‘Arrested Development’ returns Sunday, in a nonlinear way

Posted 7:10am on Wednesday, May. 22, 2013

Portia de Rossi only believed it was happening when her agent got the good news from the producers. Michael Cera only believed it was happening when the cameras rolled.

It happened all right. After years of clamoring from fans and rumors firing them up while the cast hung on for a green light, Arrested Development has risen from the dead with 15 half-hours premiering en masse on Netflix at 2:01 a.m. Sunday.

Arrested Development is the cockeyed comedy blessed with a king’s ransom of talent and the twisted vision of its mastermind, Mitch Hurwitz, that aired on Fox for three seasons as a cult favorite, then was canceled for low ratings — and maybe because it befuddled everyone who wasn’t hooked on its lunacy. (Those original three seasons are available for streaming on Netflix, too.)

“I think the show scored some ‘cool points’ for dying before its time,” says Cera. “But there are still a lot more places for it to go.”

“Mitch and the cast didn’t want to do something not as good as the old series,” says co-star Jason Bateman, who plays Michael Bluth, the fractious family’s would-be mediating presence. “We didn’t want to do something lateral or just a retread.”

The new Netflix season takes the form of what you might call an anthology as it updates viewers, character by character with each episode, on the Bluth family — that once-wealthy, now-broke and at-each-other’s-throats clan squabbling in Newport Beach, Calif.

A wicked homage to the scandals of Enron and Tyco and a loopy foreshadowing of the 2008 Wall Street meltdown, Arrested premiered in 2003 as a send-up of high-end vanities, greed and corruption as displayed within the Bluth family circle.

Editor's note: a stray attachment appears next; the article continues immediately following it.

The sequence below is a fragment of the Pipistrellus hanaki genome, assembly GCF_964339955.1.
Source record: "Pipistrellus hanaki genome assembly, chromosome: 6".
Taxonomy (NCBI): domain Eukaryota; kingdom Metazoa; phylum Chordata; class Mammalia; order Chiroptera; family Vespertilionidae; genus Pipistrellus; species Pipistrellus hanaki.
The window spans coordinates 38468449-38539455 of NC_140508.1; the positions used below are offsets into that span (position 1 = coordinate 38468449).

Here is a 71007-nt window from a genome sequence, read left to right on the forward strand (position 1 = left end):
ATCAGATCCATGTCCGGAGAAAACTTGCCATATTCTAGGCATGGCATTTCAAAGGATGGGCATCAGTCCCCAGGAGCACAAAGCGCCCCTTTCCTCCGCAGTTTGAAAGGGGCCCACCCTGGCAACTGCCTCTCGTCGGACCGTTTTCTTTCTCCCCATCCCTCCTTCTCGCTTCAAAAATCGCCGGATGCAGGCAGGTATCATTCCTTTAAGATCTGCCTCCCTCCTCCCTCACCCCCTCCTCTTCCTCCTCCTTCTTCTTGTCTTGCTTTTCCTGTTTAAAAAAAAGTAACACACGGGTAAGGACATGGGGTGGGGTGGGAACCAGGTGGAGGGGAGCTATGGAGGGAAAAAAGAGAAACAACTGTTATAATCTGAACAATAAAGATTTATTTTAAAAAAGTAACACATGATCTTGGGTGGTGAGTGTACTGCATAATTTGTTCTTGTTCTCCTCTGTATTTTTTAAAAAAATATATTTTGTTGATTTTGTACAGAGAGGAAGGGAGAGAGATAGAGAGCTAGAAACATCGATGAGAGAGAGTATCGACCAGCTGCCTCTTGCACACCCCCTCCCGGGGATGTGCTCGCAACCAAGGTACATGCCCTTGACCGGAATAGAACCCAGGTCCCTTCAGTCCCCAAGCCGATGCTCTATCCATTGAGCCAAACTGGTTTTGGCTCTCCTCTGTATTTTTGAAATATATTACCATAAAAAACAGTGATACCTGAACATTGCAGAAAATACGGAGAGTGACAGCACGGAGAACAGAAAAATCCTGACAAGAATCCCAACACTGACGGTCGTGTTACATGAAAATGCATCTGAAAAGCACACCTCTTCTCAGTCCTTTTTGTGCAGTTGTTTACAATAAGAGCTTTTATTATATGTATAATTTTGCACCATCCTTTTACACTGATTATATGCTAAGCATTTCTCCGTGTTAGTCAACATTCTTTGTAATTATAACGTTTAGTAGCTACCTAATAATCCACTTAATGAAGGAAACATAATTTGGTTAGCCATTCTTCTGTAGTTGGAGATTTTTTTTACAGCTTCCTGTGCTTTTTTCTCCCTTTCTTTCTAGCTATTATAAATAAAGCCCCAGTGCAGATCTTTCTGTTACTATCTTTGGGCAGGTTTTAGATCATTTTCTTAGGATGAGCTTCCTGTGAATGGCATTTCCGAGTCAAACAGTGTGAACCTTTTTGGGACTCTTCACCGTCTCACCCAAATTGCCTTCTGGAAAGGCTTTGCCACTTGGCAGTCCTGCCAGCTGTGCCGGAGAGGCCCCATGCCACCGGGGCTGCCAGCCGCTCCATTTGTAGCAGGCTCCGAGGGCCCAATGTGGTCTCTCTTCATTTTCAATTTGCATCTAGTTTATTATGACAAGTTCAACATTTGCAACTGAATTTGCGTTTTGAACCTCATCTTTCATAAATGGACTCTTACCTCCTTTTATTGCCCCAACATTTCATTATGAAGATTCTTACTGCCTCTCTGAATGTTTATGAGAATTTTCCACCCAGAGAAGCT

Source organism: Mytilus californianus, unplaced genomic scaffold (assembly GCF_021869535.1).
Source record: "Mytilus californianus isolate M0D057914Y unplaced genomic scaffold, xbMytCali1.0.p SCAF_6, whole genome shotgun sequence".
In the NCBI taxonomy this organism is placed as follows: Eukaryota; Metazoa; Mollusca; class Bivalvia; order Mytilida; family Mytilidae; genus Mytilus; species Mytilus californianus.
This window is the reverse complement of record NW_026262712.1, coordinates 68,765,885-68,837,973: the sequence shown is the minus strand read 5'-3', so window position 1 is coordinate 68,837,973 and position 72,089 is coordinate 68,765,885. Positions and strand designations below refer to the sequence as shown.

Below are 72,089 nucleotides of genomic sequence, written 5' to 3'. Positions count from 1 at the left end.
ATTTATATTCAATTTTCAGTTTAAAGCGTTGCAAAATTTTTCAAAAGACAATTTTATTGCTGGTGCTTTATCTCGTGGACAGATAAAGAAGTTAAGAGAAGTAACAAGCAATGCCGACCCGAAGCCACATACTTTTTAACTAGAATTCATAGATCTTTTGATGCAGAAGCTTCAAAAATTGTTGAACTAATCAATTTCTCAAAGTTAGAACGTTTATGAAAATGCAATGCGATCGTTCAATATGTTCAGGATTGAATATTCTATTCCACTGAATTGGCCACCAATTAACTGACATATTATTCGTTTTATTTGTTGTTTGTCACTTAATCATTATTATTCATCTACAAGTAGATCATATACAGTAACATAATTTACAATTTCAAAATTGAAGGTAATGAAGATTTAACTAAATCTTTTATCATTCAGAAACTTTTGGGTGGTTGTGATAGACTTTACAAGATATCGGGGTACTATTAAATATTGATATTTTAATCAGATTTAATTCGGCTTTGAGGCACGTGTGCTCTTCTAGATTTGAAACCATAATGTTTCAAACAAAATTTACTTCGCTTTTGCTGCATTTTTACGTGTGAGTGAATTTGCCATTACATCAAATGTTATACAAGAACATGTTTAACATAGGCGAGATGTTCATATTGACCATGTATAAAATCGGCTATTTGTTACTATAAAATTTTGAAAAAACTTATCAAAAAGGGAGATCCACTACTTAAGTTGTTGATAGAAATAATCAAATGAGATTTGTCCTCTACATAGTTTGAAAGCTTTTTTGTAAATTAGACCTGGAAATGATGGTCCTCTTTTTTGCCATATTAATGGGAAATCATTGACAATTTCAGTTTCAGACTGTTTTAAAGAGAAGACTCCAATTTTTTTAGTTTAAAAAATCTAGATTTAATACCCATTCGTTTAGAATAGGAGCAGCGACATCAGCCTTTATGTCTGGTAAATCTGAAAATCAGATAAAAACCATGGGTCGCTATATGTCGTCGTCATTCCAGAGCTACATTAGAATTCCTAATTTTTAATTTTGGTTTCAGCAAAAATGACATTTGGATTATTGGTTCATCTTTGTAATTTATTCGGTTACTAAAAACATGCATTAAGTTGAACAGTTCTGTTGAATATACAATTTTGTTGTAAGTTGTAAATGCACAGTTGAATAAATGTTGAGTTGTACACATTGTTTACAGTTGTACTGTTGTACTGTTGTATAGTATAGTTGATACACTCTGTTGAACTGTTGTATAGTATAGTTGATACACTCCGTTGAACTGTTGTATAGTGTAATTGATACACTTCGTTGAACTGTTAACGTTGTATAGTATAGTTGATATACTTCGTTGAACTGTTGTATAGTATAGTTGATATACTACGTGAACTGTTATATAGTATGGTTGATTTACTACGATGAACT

Besides de Rossi, Cera and Bateman, the cast of Arrested redux brings back Will Arnett, Alia Shawkat, Tony Hale, David Cross, Jeffrey Tambor and Jessica Walter, who reconvened in a strategic yet catch-as-catch-can fashion.

“There was no reality where we could get everybody for a full 7- or 8-month period,” explains Hurwitz. “That gave birth to the form we came up with for the new series.”

The 15 episodes dwell on individual characters during the six-year span from when the series was canceled in 2006 up through 2012. That structure was supposed to make it simple to book each actor for an isolated shooting schedule.

Then Hurwitz took his creativity another step. Since all the episodes are happening simultaneously, he couldn’t resist including crossover appearances from other actors in each episode. He wanted characters and story lines from different episodes to intersect. But his ambition made it all the trickier getting the actors he needed in place for any given episode.

The overall effect is a sort of hypertext array for the 15 episodes.

“Mitch made it a choose-your-own-adventure season, in that you can watch any episode out of order and it makes sense but, depending on which order you watch them, the series kind of tells a different story,” says de Rossi, who plays spoiled materialist sister Lindsay.

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